This week, the 2022 legislative session kicked off, and I presented my State of the State address to the people of South Dakota. I described how South Dakota is stronger than it has ever been in its 133-year history. This did not happen because of what government did. It happened because of what government did NOT do. To preserve what we have and grow even stronger, we need to remember why government exists in the first place – to protect the rights to life, liberty, and the pursuit of happiness.
One way a young girl exercises her liberty is on the fields and in the gyms of South Dakota: playing basketball, swimming competitively, and running track, just to name a few popular sports here in the Mount Rushmore state. It is in playing sports that a young girl can learn how to achieve and how to succeed. But some in our society want to take those opportunities to succeed away from our young women. Some schools and organizations across the country have sought to take away their freedom to achieve by changing the rules of the games.
When our children participate in sports and activities, they learn valuable lessons like teamwork, perseverance, and hustle. For many activities, the playing field is level for boys and girls: debate, theater, and academic competitions, to name a few. But for other activities, the playing field is not equal between boys and girls because of basic, common-sense biology.
Allyson Felix is an American track and field star. She has won 25 Olympic and World Championship medals, including 17 gold medals, the most of any track and field athlete ever – male or female. She specialized in the 400-meter race, with a lifetime best of forty-nine-point-two-six seconds. Yet HUNDREDS of high school aged boys have run faster times than that. Common sense tells us why. Boys’ and girls’ bodies are biologically different.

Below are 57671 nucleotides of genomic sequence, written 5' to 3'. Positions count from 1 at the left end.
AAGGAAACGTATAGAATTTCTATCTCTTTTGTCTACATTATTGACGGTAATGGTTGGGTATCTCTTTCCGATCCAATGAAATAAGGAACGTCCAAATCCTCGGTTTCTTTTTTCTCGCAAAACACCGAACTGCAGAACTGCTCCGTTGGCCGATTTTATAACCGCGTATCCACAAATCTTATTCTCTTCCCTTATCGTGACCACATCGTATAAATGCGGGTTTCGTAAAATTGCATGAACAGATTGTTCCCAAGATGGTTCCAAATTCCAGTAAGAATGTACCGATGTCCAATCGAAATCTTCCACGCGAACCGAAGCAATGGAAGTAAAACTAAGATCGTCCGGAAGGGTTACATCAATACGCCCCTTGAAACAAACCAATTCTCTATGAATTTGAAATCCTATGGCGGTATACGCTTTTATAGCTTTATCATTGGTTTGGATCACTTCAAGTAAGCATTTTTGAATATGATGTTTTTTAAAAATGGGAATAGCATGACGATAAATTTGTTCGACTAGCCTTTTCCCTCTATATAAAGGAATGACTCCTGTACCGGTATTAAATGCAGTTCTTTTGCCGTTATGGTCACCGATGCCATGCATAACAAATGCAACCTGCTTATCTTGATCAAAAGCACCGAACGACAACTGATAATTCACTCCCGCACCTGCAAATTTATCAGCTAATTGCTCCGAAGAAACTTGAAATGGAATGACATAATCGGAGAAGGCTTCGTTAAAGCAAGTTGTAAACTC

In South Dakota, only girls can play in girls’ sports according to the executive orders I signed almost a year ago. To advance that action even further, earlier this month I asked the Legislature to introduce my bill ensuring fairness in girls’ sports.
Congress passed Title IX years ago to guarantee that girls have a level playing field on which they can succeed — to ensure their liberty to achieve. They can win high school championships, maybe earn scholarships, maybe even go on to play professional sports. We need to protect the freedom of our young girls to go out there and do it.
How do we achieve this through the legislature?
We will establish a framework that will allow parents to challenge schools that allow students who are born male at birth to compete in girls’ sports. The legislation I am proposing includes the ability for a parent to hold schools accountable in court. Parents will be able to sue to play, not to pay. This is not about creating financial windfalls — it is about ensuring parents have the tools to fight for their daughter’s ability to compete on a level playing field.
This issue matters to me for many reasons. I participated in high school sports. I wasn’t as good as my two daughters, Kassidy and Kennedy, who both played college sports. If my girls had competed against men, their ability to compete would have been dramatically limited. Participating in college sports teaches teamwork, leadership, work ethic, and grit. It develops talent and skills. I would not have wanted my daughters to miss out on such an opportunity.
I have led the charge on this issue for years. When the USDA tried to force boys and girls to compete against each other in 4-H Rodeo, I led the fight to protect fairness for girls. And we won in 2018 because we approached the fight in a smart way.
Now we will make sure we have the strongest law in the country.